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Study into wellbeing of children with same-sex parents started in Australia

Research from Melbourne University aims to be the largest study of its kind
Boy shows support for his dads at a Pride march

A study from Melbourne University aims to be the largest study of children belonging to same-sex attracted parents, including bisexual and transgender people.

The study aims to investigate the physical, mental and social wellbeing, including bullying and social stigma, of 750 children belonging to 500 parents, according to an article in Sydney Morning Herald.

Lead researcher Dr Simon Crouch of the Melbourne School of Population Health said a study of this size had never been done before and that studies in Europe and the US tended to focus on the children of lesbian mothers rather than gay men, bisexuals and transgender people.

'We know that same-sex families encounter stigma and discrimination on a regular basis,' said Dr Crouch. 'We will be exploring experiences of discrimination and how families build their children’s resilience and coping in this context. 

'We want our study to inform not only the parents to better understand the health needs of their children but also to inform policy to affect all those who come in contact with them such as teachers and GPs.'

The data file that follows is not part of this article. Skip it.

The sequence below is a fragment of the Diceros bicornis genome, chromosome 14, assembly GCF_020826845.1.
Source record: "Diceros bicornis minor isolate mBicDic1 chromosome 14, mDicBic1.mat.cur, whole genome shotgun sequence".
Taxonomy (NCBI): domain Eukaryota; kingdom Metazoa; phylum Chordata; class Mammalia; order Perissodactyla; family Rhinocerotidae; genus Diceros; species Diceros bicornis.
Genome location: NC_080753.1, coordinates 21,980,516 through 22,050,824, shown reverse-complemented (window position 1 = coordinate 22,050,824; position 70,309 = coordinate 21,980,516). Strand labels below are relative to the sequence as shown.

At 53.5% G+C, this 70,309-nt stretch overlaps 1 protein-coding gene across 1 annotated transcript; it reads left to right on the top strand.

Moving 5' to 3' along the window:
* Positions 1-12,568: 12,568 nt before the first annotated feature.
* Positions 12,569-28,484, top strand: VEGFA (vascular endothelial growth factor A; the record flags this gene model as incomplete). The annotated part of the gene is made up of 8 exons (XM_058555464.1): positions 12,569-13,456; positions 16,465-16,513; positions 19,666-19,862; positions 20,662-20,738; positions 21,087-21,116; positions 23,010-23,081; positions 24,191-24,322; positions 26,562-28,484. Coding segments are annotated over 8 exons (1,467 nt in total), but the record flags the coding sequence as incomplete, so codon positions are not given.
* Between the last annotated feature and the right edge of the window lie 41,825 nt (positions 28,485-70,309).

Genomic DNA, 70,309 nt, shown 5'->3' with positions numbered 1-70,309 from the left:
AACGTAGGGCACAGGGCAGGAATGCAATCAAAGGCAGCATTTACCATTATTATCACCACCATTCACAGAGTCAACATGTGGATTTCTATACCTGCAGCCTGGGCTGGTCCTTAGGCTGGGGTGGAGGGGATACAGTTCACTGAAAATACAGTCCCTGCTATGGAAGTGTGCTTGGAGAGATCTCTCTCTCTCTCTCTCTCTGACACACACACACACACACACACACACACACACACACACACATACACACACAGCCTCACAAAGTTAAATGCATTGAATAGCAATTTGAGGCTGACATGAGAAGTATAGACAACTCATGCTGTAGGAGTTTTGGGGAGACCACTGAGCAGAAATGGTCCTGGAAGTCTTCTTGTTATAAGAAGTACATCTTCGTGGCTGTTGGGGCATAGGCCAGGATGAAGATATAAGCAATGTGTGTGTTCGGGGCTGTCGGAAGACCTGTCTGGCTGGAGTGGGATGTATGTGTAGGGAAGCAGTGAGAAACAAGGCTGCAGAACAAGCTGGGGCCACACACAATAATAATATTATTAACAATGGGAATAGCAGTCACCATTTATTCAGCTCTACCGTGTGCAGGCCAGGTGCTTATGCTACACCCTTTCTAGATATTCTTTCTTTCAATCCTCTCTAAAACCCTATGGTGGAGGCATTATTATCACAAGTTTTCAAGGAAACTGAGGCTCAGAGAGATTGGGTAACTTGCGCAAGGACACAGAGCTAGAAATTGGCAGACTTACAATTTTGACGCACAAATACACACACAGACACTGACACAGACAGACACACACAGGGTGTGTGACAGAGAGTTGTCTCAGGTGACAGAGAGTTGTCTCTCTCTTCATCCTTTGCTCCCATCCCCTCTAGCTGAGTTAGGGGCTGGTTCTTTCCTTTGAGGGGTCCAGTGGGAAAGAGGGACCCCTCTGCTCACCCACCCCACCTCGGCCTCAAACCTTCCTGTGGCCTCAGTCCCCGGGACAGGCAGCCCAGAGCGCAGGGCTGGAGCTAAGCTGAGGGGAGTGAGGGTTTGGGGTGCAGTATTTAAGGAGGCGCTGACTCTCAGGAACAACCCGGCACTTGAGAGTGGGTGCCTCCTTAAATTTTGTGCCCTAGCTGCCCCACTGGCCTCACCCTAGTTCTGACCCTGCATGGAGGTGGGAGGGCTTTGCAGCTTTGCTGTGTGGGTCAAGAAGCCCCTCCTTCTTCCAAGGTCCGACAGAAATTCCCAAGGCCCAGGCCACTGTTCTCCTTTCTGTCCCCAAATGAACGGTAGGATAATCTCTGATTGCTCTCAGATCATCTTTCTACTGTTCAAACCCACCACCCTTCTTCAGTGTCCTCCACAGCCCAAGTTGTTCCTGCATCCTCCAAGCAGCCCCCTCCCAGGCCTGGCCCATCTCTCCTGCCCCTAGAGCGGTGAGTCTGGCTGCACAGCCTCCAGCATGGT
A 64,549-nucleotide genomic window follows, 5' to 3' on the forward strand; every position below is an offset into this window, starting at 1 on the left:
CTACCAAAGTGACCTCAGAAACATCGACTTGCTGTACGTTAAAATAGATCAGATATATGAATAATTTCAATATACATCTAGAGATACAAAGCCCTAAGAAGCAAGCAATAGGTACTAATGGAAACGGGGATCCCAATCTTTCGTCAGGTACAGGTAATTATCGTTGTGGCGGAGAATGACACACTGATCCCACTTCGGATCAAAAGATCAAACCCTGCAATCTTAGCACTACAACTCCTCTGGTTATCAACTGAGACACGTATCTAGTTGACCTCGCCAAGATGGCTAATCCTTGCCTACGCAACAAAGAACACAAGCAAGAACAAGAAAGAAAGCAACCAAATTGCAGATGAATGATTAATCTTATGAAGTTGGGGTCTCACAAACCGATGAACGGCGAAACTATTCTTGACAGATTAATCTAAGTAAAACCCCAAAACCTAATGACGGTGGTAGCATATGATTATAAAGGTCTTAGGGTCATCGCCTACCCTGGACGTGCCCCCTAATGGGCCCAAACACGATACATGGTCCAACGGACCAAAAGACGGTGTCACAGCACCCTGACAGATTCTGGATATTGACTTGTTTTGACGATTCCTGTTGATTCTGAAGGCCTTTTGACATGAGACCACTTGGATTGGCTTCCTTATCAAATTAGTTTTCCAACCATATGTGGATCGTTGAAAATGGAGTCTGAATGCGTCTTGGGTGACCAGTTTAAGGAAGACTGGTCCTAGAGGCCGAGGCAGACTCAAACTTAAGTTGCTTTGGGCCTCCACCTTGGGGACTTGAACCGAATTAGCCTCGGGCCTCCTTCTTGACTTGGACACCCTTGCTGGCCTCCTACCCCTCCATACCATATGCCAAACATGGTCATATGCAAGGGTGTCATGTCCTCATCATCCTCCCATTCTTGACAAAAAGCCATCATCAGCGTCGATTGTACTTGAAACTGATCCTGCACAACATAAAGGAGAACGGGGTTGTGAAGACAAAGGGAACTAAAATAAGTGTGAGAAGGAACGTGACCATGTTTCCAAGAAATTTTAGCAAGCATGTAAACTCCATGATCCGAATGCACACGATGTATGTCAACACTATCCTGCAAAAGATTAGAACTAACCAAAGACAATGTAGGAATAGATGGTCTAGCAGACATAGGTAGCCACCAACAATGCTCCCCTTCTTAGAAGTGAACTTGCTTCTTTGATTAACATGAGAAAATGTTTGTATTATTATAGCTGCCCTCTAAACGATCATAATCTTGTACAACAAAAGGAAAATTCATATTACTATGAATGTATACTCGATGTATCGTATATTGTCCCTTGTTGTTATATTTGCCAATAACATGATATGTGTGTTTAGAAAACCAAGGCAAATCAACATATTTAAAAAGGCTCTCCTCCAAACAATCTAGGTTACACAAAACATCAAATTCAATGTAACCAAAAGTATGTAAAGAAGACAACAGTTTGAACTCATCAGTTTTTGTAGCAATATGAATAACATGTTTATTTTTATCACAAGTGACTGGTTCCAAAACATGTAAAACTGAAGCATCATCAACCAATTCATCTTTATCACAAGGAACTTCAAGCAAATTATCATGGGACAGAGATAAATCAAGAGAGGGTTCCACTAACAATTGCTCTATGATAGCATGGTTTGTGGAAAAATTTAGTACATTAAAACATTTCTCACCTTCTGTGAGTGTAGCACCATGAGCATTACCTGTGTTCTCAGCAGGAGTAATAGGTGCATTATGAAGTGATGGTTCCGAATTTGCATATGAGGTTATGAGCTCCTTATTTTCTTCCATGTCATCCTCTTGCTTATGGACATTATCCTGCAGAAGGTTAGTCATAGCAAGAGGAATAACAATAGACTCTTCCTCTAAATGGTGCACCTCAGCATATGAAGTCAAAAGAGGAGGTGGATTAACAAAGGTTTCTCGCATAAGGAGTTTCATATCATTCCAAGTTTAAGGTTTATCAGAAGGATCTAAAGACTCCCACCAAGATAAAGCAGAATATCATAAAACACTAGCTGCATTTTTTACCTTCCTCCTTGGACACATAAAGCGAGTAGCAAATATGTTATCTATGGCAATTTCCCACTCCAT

Many arguments against same-sex marriage from Christian groups in Australia have centred around the wellbeing of children. While being questioned last week at the senate inquiry into legalising same-sex marriage, Dr David van Gend of Australian Marriage Forum said that it damages children. 'It means that a homosexual couple's child will miss out on either a mother or a father,' he said.

'These are all pertinent areas of research to explore in Australia, particularly now given the current political climate in relation to Australian same-sex families,' said Dr Crouch.

Convenor of Gay Dads Australia, Rodney Chiang-Cruise, welcomed the study. He said:

'The number of children with same-sex attracted parents in Australia is rapidly growing. All parents worry about how their children are developing and this study will for the first time give same-sex parents the information they need to ensure the health and wellbeing of their children.'

Dr Crouch invites same-sex parents, and those interested in the study, to contact him at Melbourne University.

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